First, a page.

Tuesday, January 21, 2020

Friday on the Kettle 4/19/19

5 Days in Clinton and Potter Country, Day2 and 3  (cont.)

Friday Mayflies on the Kettle


 I woke up early along YWC before the sun rose above the mountain tree tops that added color to the blue and white cloudy sky. The sound of the rumbling water over the falls was quieter. I went over to the bank and saw the water had come down considerably according to the height gauge.

I drank a cold coffee and ate a few cinnamon doughnuts for an early quick breakfast. I put on my waders and planned on fishing for an hour before meeting up with Jeff on Kettle Creek. I walked down the path and got to the big pool I fished the day before. After knotting on a Moth pattern I took a little time looking over the water to see if anything was rising to the few midges dotting the water. I gave a few casts and watched the moth float and drift atop the surface. One cast I made was towards the far bank just creasing the slower water that edged the riffles made by the shallow incoming water. I kept bringing in slack line as I watched the moth bobble atop the surface. Just before it entered beneath the big pine bough limbs a trout rose and slurped it up with nearly a splash like an infielder fielding a ground ball right to him without kicking up dirt. I yanked back the long line and felt the resistance on the tight line. The fish struggled some in the large pool of water before I got him safely to hand. I gave a few more casts, trying for another, but I think they were still sleeping.

 I drove up to the bridge and swung buggers and nymph fished a bit. I came up empty and decided to head north.

  I followed the hard top to the gravel roadway. This turned into a packed dirt road that twisted and turned frequently through the mountain pass. Once I reached a major paved road I headed towards Oleona. From there I headed to Ole Bull campground. I was hoping the camp host would let me set up my tent and canopy before the rain and possible storm the weatherman had promised for the afternoon. When I got to the campground I drove over the cement bridge, that crosses over Kettle Creek, which connects the lower loop camping area to the free world. Beneath the bridge are a few big culvert pipes that the water flows through. Fishermen and kids fish from the bridge, which isn’t far above the water, so driving across one has to be careful of the people on the bridge. When I started to make the loop I saw Jeff already setting up his tent. It wasn’t even noon yet and check in time wasn’t till 3:00 but if no one is on the site, just do it!

  After setting up camp we traveled route 144 to check out the conditions of Kettle. Jeff came in the other direction and said downstream was pretty high so we concentrated on the upper section along the project waters. There were a few vehicles parked in the lot along the bridge and a few fishermen were both upstream and downstream. By the looks of it the water was a bit cloudy and on the high side but fishable. We decided to drive upstream and find a spot that was less occupied.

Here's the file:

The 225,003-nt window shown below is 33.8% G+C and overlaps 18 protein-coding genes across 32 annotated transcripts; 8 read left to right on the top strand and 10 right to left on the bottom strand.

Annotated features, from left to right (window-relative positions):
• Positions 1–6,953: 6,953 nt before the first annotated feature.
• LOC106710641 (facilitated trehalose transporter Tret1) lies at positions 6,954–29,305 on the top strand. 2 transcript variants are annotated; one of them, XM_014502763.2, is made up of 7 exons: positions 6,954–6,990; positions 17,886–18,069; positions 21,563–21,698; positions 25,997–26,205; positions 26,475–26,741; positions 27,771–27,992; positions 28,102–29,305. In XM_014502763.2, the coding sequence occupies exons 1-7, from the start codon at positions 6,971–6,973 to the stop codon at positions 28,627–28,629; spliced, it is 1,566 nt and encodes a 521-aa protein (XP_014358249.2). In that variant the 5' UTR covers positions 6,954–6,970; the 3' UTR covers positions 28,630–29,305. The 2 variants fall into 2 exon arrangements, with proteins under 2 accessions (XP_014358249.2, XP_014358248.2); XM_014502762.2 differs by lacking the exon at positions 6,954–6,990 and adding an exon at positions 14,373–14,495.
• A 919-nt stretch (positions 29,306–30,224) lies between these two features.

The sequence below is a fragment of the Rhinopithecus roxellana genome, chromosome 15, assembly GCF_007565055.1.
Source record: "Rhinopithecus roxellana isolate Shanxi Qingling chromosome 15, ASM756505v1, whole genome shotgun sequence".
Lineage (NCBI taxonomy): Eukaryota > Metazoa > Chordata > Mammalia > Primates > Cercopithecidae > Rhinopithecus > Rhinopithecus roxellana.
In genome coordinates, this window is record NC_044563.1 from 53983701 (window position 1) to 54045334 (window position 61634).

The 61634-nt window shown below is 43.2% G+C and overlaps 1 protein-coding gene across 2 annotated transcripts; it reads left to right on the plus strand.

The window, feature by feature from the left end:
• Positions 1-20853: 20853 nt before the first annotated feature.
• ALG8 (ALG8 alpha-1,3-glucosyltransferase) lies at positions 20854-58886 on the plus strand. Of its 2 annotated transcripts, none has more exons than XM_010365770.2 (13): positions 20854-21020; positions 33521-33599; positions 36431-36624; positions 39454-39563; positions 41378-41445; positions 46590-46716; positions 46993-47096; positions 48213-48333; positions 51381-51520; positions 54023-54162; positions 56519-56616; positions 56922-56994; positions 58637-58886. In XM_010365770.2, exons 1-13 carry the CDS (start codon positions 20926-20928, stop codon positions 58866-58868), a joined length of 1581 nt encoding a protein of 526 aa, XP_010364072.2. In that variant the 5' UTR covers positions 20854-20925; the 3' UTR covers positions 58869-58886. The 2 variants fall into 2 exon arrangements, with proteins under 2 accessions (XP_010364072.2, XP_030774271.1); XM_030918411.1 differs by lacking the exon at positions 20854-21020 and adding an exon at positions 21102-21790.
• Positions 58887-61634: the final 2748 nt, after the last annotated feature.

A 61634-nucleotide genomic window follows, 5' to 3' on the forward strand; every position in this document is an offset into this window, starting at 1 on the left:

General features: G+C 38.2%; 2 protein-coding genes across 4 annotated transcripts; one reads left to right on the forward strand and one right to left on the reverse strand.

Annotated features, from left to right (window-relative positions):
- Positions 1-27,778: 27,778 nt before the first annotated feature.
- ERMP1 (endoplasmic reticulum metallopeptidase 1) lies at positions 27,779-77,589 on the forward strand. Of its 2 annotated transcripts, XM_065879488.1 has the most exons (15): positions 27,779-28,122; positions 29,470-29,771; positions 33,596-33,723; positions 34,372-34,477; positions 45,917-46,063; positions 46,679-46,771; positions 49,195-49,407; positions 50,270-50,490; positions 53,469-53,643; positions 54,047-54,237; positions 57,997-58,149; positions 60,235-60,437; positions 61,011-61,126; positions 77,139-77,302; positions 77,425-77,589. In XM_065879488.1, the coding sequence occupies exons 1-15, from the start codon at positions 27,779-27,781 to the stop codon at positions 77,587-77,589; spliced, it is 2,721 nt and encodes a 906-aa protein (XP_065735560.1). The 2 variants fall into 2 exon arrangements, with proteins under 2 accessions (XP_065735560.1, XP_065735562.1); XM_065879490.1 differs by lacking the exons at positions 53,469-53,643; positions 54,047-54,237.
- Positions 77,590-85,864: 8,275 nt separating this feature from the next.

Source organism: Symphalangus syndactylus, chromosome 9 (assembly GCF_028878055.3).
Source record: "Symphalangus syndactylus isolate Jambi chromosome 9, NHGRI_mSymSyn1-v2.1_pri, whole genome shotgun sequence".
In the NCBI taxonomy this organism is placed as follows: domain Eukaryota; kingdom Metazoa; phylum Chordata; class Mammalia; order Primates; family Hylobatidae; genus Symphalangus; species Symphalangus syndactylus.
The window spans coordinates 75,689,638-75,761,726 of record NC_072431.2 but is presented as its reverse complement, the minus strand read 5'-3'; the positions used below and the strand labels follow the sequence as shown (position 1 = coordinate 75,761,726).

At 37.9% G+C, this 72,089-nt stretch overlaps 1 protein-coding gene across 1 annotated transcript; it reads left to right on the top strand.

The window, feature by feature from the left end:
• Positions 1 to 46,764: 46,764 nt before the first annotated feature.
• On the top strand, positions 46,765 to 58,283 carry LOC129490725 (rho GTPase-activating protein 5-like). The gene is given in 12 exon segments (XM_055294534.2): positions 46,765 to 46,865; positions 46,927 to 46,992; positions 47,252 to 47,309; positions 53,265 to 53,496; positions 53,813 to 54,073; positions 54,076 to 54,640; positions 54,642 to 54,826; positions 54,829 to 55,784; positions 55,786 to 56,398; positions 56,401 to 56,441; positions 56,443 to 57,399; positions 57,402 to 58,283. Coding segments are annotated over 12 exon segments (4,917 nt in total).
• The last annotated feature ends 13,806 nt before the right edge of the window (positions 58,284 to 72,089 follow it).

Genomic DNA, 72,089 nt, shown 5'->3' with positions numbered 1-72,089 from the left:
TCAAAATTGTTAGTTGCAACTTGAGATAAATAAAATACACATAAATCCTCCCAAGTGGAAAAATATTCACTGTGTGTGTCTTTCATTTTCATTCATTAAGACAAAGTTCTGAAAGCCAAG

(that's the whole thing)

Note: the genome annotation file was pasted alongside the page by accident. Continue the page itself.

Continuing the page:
We parked along the guardrails and got our rain gear on. Jeff had already had his waders on and rod ready and headed down to the creek while I was still suiting up. When I got to the creek it was somewhat high but wasn’t as cloudy as it looked from the road. I was fishing a Woolly Bugger towards Jeff when I noticed his fly rod was arcing and flexing like a CB antenna on a truck drivers mirror rolling down the highway at 70 mph. He was pretty excited that it didn’t take him long to capture his first trout of this long weekend.
I joined him and we picked off a couple more before we decided to head downstream.

  We found the water was much higher than we expected downstream. Because of the fast current it was dangerous to navigate while wading. I took my time and crossed the creek in the shallowest water I found and made my way to the big pool around the bend. The deep pool usually holds trout during low water conditions. It wasn’t long before Jeff navigated his way down towards me. We spent a time fishing but our offerings weren’t producing any fish. A few Mayflies started to appear but there wasn’t any fish rising on the sparse hatch if you want to call it that. Jeff headed back upstream while I stuck around hoping for a heavy enough hatch to get trout to rise.

  I fished the rough water that rushed and waved over the submerged rocks before entering the deep pool with weighted nymphs and buggers. In the deep pool I added more weight to get my offering down and even used an indicator at times to identify soft strikes. There were a few Red Quills and small caddis about and what looked like a few brown stoneflies. Now and then I spotted a BWO or a Blue dun fluttering off. Looking over the pool I noticed one or two fish rising periodically in the shallow tail out. I knotted on a small caddis and pitched it out several times towards the rises without a take. While I was tying on a moth pattern I was studying the rises in the tail out. I believed it was only one trout that was changing positions or just continuously moving searching for food and not actually waiting for food to come to him in the same place. Kind of like buying peanuts from a walking vendor at a ball game. Soon you become thirsty and instead of waiting for the beer man to come around you go over where he is to get a beer. When you get back to your seat, well look, there’s the guy selling popcorn. Get it?

  Well my first cast was where the last rise was at. Without a take I casted the moth towards the further side of the tail out. The second cast was going to drift into the vicinity he should be if I guessed right. The rise was as quick as catching that overthrown bag of peanuts from the vendor 5 rows back! I reared back on the length of line and it tightened. The trout fought and swam in the wide tail out section like he was roaming the outfield. After letting him play for a bit I brought him in easily to the net and then let him go back to the field of play.